Helping Animals Cross the Road, One Overpass at a Time
Life is hard enough for wild animals to survive. On top of their daily struggle to find food for themselves and their families, mankind has encroached on their space just about everywhere. Not only with our homes but a big problem for wild animals are the roads crisscrossing through their wilderness habitats. Millions of animals are killed every year by being hit by cars and trucks while trying to cross over a highway. But in some countries like Canada, extra care has been taken to try to slow down these unfortunate deaths.
In Canada, where wildlife is abundant and plays a significant role in daily life, particularly in remote northern regions of the country, the Canadians have found a remedy. They have constructed wildlife overpasses to allow bears, moose, elk and other animals to cross major roadways safely and securely. For example in Banff National Park in Alberta, Canada, since monitoring began in 1996, wild animals have crossed the 35 underpasses and six overpasses more than 200,000 times.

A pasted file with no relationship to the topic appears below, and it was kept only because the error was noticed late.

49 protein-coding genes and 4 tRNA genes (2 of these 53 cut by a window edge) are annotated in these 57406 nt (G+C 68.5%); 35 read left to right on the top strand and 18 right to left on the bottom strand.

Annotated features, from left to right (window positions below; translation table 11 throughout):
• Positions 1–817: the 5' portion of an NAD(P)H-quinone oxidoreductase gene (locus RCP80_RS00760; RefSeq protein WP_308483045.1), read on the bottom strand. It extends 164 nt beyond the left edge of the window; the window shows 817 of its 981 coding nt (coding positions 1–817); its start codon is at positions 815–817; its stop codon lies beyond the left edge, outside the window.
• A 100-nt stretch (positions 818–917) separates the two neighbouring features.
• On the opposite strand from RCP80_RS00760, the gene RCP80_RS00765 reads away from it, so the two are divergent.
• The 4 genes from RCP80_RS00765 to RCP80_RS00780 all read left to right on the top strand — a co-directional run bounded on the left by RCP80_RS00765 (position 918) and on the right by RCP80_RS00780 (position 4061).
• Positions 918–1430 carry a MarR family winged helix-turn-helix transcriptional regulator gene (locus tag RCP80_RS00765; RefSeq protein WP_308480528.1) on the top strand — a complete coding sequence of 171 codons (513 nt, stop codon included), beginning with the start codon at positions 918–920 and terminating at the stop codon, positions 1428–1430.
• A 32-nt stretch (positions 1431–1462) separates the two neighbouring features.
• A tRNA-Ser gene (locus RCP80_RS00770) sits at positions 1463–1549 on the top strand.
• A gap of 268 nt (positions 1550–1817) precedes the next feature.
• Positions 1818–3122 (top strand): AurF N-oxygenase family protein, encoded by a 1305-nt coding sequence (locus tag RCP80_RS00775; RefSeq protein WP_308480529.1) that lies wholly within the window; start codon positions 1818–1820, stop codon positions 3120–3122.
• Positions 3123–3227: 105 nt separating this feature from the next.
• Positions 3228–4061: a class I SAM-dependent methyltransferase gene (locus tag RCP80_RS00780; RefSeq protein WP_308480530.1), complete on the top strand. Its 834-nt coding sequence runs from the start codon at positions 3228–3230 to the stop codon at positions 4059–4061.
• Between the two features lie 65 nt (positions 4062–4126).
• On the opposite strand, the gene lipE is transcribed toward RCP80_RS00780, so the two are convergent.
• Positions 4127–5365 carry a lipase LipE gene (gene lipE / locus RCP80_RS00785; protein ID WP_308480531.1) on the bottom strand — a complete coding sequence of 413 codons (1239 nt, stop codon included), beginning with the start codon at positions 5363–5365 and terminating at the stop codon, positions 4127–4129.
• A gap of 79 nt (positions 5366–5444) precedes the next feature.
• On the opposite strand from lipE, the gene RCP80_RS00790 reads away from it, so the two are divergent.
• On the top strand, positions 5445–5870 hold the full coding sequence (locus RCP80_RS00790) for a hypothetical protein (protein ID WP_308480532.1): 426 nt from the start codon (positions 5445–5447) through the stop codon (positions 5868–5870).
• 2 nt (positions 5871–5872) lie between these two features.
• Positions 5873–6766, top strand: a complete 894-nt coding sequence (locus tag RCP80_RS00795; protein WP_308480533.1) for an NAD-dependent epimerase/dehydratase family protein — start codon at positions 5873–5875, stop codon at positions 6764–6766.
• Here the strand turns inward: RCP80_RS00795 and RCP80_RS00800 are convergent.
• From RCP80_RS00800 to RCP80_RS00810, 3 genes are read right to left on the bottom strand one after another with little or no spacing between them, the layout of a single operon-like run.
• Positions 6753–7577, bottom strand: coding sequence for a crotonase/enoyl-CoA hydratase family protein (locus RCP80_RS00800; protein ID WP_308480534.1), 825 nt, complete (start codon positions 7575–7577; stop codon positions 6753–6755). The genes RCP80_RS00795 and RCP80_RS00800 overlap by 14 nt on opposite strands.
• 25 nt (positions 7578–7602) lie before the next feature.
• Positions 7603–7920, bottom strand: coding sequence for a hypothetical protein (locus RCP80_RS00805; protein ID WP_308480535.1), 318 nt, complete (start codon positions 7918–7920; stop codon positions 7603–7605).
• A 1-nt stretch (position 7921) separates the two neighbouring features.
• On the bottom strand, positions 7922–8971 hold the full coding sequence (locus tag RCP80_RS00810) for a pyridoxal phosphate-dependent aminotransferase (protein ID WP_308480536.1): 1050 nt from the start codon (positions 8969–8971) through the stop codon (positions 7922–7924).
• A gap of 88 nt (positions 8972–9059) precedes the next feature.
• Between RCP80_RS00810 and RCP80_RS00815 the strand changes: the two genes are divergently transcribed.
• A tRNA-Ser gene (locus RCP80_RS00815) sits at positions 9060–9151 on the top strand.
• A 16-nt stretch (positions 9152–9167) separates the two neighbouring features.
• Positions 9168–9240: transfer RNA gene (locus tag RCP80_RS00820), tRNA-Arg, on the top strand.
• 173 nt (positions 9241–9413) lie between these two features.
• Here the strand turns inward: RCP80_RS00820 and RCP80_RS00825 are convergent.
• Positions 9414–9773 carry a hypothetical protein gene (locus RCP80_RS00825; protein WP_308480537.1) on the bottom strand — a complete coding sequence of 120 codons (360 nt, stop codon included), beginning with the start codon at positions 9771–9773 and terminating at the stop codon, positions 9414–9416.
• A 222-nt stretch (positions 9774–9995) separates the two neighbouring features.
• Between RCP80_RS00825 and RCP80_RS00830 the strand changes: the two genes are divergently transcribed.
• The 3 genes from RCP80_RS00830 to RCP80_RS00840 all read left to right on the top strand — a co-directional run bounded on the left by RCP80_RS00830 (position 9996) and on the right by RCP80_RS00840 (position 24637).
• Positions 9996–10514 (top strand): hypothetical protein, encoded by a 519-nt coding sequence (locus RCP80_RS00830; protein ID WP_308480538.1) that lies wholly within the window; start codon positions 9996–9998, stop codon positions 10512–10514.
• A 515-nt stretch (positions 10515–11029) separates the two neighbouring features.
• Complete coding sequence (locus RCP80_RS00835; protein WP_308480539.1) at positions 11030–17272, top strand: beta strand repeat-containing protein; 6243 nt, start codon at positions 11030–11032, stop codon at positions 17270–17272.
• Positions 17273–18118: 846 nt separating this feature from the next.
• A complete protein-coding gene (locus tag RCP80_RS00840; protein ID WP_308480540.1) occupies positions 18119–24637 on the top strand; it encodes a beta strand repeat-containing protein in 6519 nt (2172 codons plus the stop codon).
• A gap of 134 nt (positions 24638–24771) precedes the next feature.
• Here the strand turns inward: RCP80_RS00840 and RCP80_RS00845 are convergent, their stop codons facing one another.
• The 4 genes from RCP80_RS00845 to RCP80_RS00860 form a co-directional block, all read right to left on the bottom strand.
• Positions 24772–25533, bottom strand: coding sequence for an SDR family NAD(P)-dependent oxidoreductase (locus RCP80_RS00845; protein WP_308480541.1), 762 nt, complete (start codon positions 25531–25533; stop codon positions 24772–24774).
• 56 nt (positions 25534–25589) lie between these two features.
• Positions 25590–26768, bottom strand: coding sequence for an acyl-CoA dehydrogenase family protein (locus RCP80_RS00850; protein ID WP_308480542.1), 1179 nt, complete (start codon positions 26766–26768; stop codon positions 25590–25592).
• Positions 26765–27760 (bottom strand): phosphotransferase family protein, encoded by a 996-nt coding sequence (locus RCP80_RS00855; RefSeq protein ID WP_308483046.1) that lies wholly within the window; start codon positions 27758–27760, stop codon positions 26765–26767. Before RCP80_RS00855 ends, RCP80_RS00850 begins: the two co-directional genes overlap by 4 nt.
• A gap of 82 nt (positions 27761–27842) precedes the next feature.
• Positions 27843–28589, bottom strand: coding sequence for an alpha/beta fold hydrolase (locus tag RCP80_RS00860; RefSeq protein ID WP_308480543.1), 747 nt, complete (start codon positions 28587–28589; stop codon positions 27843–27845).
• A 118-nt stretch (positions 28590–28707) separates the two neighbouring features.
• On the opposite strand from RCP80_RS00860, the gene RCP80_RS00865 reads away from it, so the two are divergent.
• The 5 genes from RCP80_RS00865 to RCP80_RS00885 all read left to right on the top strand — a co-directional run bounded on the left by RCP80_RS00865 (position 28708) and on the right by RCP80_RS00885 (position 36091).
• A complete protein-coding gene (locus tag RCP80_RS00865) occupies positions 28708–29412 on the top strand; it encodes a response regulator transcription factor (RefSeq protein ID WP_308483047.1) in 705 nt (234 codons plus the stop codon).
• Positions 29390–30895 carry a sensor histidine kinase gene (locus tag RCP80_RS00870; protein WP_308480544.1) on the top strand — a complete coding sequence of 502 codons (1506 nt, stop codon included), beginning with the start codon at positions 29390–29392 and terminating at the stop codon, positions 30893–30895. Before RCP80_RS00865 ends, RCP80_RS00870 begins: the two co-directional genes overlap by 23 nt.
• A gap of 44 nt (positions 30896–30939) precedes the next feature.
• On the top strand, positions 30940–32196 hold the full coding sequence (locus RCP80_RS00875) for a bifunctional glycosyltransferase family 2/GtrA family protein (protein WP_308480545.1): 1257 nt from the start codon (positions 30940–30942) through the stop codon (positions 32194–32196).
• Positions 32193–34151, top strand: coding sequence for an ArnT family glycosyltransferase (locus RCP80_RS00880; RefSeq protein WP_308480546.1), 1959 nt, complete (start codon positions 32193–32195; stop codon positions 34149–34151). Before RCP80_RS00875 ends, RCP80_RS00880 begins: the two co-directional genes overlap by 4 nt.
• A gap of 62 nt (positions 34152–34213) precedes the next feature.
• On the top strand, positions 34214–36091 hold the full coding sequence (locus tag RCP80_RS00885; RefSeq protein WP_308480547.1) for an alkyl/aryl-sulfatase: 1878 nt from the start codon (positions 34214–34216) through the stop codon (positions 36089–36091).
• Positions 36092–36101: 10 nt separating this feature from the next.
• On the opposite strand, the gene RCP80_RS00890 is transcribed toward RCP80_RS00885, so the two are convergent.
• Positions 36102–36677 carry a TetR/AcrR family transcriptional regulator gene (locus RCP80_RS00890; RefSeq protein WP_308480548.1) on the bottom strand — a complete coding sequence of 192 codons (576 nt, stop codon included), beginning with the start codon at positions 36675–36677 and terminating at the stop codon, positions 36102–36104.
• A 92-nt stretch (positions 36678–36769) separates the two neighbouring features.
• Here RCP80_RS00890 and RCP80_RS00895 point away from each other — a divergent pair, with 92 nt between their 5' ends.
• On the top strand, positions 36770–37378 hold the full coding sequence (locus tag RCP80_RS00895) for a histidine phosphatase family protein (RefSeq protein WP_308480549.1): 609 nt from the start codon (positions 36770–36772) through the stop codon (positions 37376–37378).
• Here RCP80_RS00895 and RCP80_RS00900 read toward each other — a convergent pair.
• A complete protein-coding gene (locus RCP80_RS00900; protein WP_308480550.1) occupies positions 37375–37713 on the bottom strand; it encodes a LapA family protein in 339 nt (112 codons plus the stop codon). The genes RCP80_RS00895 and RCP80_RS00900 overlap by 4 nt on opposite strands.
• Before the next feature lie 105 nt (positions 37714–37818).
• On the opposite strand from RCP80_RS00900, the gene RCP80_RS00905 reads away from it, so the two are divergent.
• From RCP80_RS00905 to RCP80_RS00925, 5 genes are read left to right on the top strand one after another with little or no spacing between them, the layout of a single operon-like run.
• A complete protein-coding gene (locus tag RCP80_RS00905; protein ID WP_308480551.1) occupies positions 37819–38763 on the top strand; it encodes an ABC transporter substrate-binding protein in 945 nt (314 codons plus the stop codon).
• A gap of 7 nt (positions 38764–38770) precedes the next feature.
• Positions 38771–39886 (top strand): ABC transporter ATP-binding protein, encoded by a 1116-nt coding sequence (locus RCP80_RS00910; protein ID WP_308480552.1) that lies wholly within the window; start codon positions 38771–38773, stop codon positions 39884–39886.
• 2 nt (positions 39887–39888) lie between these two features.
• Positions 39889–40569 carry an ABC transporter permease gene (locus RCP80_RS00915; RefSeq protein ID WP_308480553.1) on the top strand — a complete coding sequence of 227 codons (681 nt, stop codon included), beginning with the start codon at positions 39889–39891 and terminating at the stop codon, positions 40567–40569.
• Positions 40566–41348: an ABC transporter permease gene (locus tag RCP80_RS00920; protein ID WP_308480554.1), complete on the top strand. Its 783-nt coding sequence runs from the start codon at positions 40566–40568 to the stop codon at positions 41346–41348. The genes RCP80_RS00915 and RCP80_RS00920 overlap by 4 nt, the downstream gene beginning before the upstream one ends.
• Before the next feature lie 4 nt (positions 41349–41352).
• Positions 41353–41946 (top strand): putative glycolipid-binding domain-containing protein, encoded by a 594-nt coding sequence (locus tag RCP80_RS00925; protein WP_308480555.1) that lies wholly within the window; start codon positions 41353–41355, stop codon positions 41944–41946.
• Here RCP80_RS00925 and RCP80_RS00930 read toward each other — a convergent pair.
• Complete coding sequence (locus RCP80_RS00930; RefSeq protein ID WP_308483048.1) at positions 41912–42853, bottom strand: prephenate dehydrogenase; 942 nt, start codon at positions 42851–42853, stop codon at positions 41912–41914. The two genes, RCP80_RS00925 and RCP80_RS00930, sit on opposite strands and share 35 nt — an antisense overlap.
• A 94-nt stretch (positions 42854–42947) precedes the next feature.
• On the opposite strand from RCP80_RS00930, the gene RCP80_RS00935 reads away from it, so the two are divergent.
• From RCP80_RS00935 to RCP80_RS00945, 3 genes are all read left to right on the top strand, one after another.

Of course this doesn’t account for those animals that don’t cross safely, or that aren’t near the overpass to take advantage, but it’s encouraging nonetheless. Especially in the case where highways are heavy with constant traffic or are hundreds of miles long and cut between an animal’s migration path or a major water or food source. These animals are forced to cross a busy roadway simply because they know no other way or get confused and act out of pure instinct or fear.
There is definitely a need to remedy this problem to reduce the loss of life on our wildlife. Since we have created the vehicles and massive road networks, we as responsible human beings should have the responsibility to find a solution to this problem. Wildlife overpasses are a good place to start and they’re in the best interest of humans and animals alike. After all, we are coinhabitants of this Earth and animals have just as much right to move around freely as we do.